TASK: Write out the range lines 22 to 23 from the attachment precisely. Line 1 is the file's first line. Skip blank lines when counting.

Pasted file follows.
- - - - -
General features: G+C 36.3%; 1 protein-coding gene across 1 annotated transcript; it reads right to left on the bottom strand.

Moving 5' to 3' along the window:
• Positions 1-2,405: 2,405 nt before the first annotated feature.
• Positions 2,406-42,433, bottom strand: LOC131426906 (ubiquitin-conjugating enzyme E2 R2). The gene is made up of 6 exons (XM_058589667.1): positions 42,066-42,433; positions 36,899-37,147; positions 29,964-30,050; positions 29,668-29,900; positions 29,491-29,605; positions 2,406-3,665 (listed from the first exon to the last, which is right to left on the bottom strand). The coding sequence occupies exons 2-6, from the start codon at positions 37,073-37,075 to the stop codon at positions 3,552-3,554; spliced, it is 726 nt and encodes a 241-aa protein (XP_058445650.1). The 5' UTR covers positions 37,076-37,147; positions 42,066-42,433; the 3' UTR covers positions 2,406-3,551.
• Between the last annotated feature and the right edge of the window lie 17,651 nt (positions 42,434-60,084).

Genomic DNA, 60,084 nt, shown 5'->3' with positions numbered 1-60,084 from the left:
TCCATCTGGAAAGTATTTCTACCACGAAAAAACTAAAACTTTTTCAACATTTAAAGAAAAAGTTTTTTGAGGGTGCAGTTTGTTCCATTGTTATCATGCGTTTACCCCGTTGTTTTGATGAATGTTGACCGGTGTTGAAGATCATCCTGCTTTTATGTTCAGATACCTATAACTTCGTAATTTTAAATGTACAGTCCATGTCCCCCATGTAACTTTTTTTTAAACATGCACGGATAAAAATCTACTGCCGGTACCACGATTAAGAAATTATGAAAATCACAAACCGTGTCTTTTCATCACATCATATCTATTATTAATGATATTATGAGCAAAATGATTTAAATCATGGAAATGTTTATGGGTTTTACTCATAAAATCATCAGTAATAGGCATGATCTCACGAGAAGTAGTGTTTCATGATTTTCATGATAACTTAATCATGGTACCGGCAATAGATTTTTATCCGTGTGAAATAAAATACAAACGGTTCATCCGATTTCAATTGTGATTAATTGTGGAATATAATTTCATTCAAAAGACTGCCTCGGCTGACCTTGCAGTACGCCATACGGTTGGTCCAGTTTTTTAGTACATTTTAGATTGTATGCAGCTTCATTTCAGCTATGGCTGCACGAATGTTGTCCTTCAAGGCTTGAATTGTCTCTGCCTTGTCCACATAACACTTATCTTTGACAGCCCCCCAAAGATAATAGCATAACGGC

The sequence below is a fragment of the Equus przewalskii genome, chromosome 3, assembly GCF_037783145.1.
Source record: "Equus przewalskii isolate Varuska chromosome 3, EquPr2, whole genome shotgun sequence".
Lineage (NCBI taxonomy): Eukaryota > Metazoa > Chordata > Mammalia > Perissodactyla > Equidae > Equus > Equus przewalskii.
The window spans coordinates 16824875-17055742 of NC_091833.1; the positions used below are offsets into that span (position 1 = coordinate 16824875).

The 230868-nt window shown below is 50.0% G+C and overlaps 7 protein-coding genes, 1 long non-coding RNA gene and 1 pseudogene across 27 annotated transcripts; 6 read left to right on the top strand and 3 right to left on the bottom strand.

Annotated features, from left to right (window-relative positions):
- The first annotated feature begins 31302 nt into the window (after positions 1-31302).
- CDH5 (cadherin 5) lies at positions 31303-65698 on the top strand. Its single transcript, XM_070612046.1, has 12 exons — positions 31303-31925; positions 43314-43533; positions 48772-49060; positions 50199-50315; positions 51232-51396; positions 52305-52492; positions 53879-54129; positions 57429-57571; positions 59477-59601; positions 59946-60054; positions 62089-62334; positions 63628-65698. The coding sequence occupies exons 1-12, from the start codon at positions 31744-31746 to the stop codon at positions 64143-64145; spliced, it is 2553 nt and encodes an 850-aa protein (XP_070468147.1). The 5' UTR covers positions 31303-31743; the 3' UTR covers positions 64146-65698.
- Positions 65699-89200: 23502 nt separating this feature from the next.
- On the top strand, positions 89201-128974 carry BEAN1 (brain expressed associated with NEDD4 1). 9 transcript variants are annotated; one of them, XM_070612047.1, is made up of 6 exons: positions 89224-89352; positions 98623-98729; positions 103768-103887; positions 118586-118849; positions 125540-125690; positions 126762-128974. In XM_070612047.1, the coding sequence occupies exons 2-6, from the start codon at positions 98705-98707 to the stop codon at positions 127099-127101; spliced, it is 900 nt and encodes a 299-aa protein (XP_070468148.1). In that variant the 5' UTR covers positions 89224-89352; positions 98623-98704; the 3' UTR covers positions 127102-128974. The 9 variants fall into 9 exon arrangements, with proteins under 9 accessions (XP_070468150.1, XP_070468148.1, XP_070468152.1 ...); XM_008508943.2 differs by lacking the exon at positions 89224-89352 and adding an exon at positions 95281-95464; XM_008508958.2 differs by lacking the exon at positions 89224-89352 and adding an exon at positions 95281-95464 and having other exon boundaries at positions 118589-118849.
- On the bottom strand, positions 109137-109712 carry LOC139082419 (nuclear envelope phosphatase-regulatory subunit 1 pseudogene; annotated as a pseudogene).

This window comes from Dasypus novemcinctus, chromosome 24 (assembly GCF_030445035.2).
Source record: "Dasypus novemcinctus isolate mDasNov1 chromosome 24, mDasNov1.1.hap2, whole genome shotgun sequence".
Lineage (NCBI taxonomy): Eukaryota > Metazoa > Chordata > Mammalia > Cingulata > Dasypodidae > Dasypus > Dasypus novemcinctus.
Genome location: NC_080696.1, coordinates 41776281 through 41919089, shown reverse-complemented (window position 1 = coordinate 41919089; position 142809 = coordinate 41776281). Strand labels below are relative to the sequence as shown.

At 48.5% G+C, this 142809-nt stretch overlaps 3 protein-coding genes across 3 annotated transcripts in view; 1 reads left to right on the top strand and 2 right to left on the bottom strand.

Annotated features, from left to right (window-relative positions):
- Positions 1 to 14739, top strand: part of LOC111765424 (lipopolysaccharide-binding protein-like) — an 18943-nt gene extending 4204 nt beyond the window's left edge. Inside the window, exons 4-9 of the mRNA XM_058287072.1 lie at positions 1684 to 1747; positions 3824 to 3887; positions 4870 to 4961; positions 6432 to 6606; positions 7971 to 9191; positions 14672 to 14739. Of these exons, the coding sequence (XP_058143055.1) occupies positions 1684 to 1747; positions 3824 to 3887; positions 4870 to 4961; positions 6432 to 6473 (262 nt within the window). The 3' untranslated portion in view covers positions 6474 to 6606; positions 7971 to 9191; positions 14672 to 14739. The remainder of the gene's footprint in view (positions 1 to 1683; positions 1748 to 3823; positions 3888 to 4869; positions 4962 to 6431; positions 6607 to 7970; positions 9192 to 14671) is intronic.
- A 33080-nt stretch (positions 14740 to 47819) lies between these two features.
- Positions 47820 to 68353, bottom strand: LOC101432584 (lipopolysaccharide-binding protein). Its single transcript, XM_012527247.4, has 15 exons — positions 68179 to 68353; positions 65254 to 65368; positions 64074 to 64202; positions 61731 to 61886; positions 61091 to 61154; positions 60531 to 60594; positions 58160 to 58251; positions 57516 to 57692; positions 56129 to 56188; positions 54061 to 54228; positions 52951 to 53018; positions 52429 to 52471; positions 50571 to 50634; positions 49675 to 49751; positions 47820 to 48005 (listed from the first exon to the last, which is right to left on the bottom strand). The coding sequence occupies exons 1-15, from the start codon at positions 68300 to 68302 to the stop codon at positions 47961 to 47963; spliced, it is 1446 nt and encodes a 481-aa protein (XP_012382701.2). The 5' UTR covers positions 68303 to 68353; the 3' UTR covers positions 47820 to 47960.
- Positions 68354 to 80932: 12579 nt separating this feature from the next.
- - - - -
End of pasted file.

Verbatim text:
Genome location: NC_080696.1, coordinates 41776281 through 41919089, shown reverse-complemented (window position 1 = coordinate 41919089; position 142809 = coordinate 41776281). Strand labels below are relative to the sequence as shown.

At 48.5% G+C, this 142809-nt stretch overlaps 3 protein-coding genes across 3 annotated transcripts in view; 1 reads left to right on the top strand and 2 right to left on the bottom strand.